• Buthelezi, M. & Skosana, D. (in press) ‘The salience of chiefs in post-apartheid South Africa: Reflections on the Nhlapo Commission’. In Jean Comaroff & John Comaroff (eds), The Politics of Custom: Chiefs, Capital, and Culture in Contemporary Africa. Chicago: University of Chicago Press.    

Cara Stacey

University of Cape Town

Cara StaceyCara Stacey is a post-doctoral fellow with the Re-Centring AfroAsia Project. She is based at the South African College of Music, University of Cape Town. Her doctoral work explored the contemporary music of the makhweyane bow in the Kingdom of eSwatini (formerly Swaziland).

Cara has a working knowledge of SiSwati and French. She is the acting coordinator for the Swaziland Traditional Music Association, and the International Council for Traditional Music country liaison officer for Swaziland. She also serves on the executive committee of the South African Society for Research in Music.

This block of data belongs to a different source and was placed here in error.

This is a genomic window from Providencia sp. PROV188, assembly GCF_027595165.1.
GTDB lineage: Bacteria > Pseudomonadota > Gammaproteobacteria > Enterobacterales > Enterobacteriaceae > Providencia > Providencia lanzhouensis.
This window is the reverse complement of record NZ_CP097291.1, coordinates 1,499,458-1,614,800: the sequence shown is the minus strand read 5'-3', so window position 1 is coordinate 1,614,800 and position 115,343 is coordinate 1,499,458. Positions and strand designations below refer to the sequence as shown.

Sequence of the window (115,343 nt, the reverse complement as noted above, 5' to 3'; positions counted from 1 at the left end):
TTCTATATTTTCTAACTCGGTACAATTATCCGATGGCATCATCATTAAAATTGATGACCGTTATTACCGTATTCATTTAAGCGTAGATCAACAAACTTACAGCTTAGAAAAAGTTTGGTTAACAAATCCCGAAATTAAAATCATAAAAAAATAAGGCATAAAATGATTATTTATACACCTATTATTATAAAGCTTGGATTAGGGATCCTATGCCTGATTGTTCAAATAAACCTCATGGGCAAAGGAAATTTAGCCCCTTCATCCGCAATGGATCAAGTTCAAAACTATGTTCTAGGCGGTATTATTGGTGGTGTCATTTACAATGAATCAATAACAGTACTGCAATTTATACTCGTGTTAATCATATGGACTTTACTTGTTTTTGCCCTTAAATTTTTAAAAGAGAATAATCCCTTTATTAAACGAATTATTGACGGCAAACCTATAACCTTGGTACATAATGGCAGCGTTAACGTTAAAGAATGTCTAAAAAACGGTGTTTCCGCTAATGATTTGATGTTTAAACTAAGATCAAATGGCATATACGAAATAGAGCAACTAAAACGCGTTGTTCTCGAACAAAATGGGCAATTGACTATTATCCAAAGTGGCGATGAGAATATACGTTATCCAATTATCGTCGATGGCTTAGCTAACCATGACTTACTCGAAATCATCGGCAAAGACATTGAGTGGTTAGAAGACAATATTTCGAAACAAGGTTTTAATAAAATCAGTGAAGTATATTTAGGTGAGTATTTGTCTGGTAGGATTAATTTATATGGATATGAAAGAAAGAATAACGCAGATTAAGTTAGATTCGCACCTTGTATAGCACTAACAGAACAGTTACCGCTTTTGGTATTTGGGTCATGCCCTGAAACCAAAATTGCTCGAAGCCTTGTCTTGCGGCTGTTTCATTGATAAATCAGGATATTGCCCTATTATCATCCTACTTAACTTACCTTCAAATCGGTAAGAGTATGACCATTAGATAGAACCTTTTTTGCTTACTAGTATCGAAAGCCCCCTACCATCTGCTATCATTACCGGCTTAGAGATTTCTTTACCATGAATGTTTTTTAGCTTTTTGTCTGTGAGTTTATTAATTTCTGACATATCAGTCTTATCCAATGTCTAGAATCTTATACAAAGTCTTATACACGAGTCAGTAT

Her current post-doctoral project investigates music, sound and meaning within Ethiopian historical landscapes. With a multi-pronged research methodology (including soundscape recording, archival investigation, oral testimony and performance), this research aims to understand not only the biophony of the ancient, ox-ploughed fields of the Lalibela area in Ethiopia, but also the local soundmarks, acoustic ecology and secular musical practices that form the counterpoint to the famed Christian chants.

Beyond her academic work, Cara is a musician and composer. She has two albums out under her own name, Things that grow (2015) and Ceder (2018). She is a member of the Shh...Art Ensemble and a founder of the Betwixt concert series.